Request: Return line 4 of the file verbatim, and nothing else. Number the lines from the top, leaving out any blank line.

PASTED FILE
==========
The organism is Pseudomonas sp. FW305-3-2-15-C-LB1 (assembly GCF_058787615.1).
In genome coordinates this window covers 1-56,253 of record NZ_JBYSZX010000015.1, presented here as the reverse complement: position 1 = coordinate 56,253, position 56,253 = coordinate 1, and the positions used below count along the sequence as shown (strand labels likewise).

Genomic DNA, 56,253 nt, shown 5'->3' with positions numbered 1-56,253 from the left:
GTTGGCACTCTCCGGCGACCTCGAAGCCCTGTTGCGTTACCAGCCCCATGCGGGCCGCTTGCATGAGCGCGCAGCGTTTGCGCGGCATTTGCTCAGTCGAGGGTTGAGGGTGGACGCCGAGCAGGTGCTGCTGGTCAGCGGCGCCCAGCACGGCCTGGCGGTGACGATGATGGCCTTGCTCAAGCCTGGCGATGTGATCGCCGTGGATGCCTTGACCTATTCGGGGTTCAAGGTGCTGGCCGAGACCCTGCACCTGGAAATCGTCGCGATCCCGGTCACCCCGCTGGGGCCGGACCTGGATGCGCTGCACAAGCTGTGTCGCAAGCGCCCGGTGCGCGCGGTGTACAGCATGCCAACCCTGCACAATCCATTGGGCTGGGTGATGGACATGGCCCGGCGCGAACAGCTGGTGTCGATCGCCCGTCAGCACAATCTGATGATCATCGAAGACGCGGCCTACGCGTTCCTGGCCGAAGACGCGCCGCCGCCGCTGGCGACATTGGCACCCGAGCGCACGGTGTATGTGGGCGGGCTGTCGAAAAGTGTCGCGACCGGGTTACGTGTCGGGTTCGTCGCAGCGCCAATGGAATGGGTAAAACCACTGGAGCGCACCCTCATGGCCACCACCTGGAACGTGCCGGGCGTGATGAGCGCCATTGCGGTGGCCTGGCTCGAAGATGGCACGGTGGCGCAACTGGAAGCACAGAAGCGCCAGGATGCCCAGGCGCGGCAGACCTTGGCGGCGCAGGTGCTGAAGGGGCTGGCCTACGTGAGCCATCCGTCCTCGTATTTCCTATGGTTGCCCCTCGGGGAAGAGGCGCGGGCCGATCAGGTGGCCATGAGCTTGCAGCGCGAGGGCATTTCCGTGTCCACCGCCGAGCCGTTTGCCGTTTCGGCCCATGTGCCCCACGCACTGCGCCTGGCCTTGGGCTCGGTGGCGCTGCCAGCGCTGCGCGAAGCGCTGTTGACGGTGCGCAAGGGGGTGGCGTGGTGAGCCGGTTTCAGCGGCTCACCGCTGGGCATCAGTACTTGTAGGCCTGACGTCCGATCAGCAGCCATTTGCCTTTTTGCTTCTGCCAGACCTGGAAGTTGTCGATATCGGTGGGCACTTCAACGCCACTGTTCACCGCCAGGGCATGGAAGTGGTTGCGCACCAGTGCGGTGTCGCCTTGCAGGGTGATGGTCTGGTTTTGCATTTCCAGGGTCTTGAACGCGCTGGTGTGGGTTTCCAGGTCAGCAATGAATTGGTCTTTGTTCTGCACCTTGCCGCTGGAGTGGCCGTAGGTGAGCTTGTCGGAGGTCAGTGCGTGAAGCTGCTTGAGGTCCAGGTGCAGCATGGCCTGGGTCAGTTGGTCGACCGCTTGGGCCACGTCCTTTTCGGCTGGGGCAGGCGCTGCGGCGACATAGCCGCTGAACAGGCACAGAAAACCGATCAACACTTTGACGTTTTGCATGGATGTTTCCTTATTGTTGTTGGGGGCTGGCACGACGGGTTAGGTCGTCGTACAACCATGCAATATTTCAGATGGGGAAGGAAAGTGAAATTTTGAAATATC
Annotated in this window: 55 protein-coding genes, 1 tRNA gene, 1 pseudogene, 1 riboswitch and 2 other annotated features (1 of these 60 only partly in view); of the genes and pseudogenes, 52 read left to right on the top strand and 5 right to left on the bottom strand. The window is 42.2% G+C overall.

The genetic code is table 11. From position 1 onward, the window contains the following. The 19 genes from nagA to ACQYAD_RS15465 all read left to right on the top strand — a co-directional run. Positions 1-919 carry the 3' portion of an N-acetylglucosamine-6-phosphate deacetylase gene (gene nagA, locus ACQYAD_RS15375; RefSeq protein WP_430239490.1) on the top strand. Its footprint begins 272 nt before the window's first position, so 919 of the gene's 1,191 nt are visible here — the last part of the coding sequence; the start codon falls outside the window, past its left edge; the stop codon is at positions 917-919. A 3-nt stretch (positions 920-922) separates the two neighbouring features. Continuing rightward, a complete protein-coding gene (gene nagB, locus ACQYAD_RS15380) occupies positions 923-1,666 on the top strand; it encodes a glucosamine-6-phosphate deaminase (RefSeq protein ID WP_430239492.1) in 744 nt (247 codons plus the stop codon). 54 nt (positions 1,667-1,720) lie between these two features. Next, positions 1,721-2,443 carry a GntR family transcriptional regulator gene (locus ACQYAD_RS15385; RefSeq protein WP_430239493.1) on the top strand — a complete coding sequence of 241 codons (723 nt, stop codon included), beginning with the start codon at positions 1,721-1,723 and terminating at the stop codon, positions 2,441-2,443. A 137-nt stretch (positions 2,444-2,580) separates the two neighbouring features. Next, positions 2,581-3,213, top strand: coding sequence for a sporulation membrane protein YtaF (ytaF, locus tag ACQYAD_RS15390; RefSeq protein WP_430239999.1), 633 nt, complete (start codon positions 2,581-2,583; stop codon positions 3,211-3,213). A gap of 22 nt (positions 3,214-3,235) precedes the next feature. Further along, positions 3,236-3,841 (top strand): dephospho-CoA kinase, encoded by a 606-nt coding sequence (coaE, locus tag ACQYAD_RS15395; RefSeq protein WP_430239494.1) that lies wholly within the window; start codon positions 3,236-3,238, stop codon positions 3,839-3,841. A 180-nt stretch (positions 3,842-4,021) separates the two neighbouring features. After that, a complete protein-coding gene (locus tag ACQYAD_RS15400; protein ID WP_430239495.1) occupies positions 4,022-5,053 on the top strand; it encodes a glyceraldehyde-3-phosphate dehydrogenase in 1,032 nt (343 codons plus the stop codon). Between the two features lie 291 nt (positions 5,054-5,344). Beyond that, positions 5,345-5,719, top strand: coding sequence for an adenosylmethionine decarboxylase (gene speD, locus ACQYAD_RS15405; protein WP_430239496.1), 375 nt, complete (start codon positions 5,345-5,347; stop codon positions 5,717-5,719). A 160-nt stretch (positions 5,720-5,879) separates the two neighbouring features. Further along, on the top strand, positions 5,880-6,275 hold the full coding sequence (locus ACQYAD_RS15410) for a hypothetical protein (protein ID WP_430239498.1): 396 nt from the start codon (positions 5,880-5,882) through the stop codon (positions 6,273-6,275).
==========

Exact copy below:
GTTGGCACTCTCCGGCGACCTCGAAGCCCTGTTGCGTTACCAGCCCCATGCGGGCCGCTTGCATGAGCGCGCAGCGTTTGCGCGGCATTTGCTCAGTCGAGGGTTGAGGGTGGACGCCGAGCAGGTGCTGCTGGTCAGCGGCGCCCAGCACGGCCTGGCGGTGACGATGATGGCCTTGCTCAAGCCTGGCGATGTGATCGCCGTGGATGCCTTGACCTATTCGGGGTTCAAGGTGCTGGCCGAGACCCTGCACCTGGAAATCGTCGCGATCCCGGTCACCCCGCTGGGGCCGGACCTGGATGCGCTGCACAAGCTGTGTCGCAAGCGCCCGGTGCGCGCGGTGTACAGCATGCCAACCCTGCACAATCCATTGGGCTGGGTGATGGACATGGCCCGGCGCGAACAGCTGGTGTCGATCGCCCGTCAGCACAATCTGATGATCATCGAAGACGCGGCCTACGCGTTCCTGGCCGAAGACGCGCCGCCGCCGCTGGCGACATTGGCACCCGAGCGCACGGTGTATGTGGGCGGGCTGTCGAAAAGTGTCGCGACCGGGTTACGTGTCGGGTTCGTCGCAGCGCCAATGGAATGGGTAAAACCACTGGAGCGCACCCTCATGGCCACCACCTGGAACGTGCCGGGCGTGATGAGCGCCATTGCGGTGGCCTGGCTCGAAGATGGCACGGTGGCGCAACTGGAAGCACAGAAGCGCCAGGATGCCCAGGCGCGGCAGACCTTGGCGGCGCAGGTGCTGAAGGGGCTGGCCTACGTGAGCCATCCGTCCTCGTATTTCCTATGGTTGCCCCTCGGGGAAGAGGCGCGGGCCGATCAGGTGGCCATGAGCTTGCAGCGCGAGGGCATTTCCGTGTCCACCGCCGAGCCGTTTGCCGTTTCGGCCCATGTGCCCCACGCACTGCGCCTGGCCTTGGGCTCGGTGGCGCTGCCAGCGCTGCGCGAAGCGCTGTTGACGGTGCGCAAGGGGGTGGCGTGGTGAGCCGGTTTCAGCGGCTCACCGCTGGGCATCAGTACTTGTAGGCCTGACGTCCGATCAGCAGCCATTTGCCTTTTTGCTTCTGCCAGACCTGGAAGTTGTCGATATCGGTGGGCACTTCAACGCCACTGTTCACCGCCAGGGCATGGAAGTGGTTGCGCACCAGTGCGGTGTCGCCTTGCAGGGTGATGGTCTGGTTTTGCATTTCCAGGGTCTTGAACGCGCTGGTGTGGGTTTCCAGGTCAGCAATGAATTGGTCTTTGTTCTGCACCTTGCCGCTGGAGTGGCCGTAGGTGAGCTTGTCGGAGGTCAGTGCGTGAAGCTGCTTGAGGTCCAGGTGCAGCATGGCCTGGGTCAGTTGGTCGACCGCTTGGGCCACGTCCTTTTCGGCTGGGGCAGGCGCTGCGGCGACATAGCCGCTGAACAGGCACAGAAAACCGATCAACACTTTGACGTTTTGCATGGATGTTTCCTTATTGTTGTTGGGGGCTGGCACGACGGGTTAGGTCGTCGTACAACCATGCAATATTTCAGATGGGGAAGGAAAGTGAAATTTTGAAATATC